In 2014, as he was heading into his senior year at Fordham College at Rose Hill, Kim worked with his brothers Dylan and Elliott to design and create a camera bag that could double as an everyday backpack.
Six years later, what started as passion project has turned into Brevite, a direct-to-consumer company that is expected to bring in more than $3 million in revenue in 2020. And earlier this month, the company’s success earned the brothers a spot on Forbes magazine’s “30 under 30” list of the top young entrepreneurs in retail and e-commerce.
The idea for their company came to the Kim brothers after Dylan was looking for a bag he could use to carry his school books and keep his camera gear safe.
“It turns out nobody made products like this,” said Kim, who began thinking about how best to design the kind of bag his brother wanted. “I started with sketches. And then I started making cardboard mock-ups.” He even bought a used sewing machine at a thrift shop, taught himself to sew, and created a few samples before hiring someone to prototype the bags.
From Prototype to Production
Shortly after they had a few samples, Kim said he decided to join the Fordham Foundry, the University’s hub of innovation and entrepreneurship, to learn more about how to move from prototype to production and turn their project into a business. In January 2015, after talking to people at the Foundry, the brothers launched a Kickstarter campaign that raised more than $30,000. They contracted with their first supplier and began selling the specially designed camera backpacks directly to consumers.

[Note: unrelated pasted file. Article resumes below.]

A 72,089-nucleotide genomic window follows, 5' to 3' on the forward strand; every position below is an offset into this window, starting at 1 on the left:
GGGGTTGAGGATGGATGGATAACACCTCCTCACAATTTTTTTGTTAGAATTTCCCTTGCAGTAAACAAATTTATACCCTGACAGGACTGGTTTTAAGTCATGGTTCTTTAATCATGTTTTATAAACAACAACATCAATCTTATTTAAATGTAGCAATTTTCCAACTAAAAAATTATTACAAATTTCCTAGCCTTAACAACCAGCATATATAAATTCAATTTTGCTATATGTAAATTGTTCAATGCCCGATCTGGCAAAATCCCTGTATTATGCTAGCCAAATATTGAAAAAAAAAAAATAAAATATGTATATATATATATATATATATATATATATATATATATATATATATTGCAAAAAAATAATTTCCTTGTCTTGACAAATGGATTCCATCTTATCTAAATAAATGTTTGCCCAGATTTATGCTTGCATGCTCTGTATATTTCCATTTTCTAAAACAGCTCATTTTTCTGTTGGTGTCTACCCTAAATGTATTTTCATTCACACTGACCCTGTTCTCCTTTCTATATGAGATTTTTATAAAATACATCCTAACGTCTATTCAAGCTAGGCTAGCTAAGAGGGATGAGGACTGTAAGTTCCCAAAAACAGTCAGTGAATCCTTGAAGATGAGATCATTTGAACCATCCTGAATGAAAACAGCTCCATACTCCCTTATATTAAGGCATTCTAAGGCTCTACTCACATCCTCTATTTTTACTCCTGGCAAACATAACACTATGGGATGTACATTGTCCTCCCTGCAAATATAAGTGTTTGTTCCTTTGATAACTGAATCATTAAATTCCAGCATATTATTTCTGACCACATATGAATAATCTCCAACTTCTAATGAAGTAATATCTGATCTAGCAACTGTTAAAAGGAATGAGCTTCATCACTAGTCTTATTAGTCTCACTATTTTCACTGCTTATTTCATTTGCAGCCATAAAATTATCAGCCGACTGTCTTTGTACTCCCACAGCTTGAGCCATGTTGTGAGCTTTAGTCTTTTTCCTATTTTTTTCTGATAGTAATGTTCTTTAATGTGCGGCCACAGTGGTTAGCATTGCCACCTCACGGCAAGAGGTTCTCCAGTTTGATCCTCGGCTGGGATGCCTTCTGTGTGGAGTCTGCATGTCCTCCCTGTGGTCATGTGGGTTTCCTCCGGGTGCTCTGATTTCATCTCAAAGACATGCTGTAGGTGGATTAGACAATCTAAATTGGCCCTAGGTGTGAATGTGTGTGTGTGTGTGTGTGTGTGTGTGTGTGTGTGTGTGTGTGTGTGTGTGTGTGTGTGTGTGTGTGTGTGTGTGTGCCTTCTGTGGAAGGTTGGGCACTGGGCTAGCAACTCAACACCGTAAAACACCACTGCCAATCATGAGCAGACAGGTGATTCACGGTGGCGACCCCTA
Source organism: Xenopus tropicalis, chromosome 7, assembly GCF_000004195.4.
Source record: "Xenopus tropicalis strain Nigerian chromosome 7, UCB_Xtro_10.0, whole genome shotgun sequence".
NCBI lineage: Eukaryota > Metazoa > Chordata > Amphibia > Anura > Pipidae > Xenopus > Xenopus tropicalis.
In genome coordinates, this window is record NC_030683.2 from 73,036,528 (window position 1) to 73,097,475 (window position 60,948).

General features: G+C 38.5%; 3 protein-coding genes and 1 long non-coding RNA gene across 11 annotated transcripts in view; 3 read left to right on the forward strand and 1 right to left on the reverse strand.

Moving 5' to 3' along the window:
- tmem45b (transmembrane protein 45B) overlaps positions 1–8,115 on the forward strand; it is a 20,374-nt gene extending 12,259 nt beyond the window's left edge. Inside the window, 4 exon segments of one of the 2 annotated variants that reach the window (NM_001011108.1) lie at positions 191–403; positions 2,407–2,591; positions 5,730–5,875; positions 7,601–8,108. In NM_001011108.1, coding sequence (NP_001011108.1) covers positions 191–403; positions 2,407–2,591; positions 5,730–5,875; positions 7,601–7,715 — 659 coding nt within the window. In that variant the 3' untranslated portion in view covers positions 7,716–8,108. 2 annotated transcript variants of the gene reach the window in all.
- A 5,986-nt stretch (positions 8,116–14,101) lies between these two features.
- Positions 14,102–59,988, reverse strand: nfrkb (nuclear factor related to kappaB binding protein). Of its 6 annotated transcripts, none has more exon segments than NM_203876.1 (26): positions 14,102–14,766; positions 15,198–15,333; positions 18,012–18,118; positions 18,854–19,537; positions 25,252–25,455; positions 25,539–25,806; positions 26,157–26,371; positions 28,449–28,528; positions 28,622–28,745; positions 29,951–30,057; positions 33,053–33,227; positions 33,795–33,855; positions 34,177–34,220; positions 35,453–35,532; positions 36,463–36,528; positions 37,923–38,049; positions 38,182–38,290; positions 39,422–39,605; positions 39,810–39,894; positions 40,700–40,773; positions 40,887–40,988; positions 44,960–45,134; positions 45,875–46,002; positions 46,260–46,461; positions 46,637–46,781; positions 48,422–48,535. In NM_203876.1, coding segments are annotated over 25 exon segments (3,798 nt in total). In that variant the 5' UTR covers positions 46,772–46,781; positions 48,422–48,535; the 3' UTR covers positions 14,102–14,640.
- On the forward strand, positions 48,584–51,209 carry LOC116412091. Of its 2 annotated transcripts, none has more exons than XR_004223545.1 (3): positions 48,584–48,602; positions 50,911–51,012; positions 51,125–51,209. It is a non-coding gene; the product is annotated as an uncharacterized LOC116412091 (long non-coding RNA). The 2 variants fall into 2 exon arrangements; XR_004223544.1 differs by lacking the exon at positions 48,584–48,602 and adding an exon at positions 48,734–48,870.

Over the next three years, Brevite began slowly taking off while the brothers were still in school. After graduating from Fordham, Kim enrolled at the Rhode Island School of Design, where he earned a master’s degree in design. Instead of seeking venture capital funding, the brothers bootstrapped the company through campaigns and competitions, such as the Ram’s Den Competition, the Fordham Foundry’s annual alumni pitch event, which Brevite won in 2018.
Al Bartosic, GABELLI ’84, executive director of the Fordham Foundry, has worked with Kim in recent years. He said that Kim and his brothers understood that launching and growing their business would take hard work.
“It’s nice to see [that work]come to fruition and see Brandon and his brothers really fulfilling their dream and making it happen.” He said that entrepreneurship has gotten a “glamorous rap” lately, with some people thinking, “I go to college, and while I’m in college … I get a venture capitalist to write me a check for a million dollars, and then the next thing I know, I’m retiring on an island somewhere. And that’s kind of not the way that it really works. And Brandon and his brothers understand that.”
Kim said that 2018 was a pivotal year for Brevite. In addition to winning the Ram’s Den competition and completing internships and degree programs, he and his brothers decided to fully invest their time and energy in growing the company.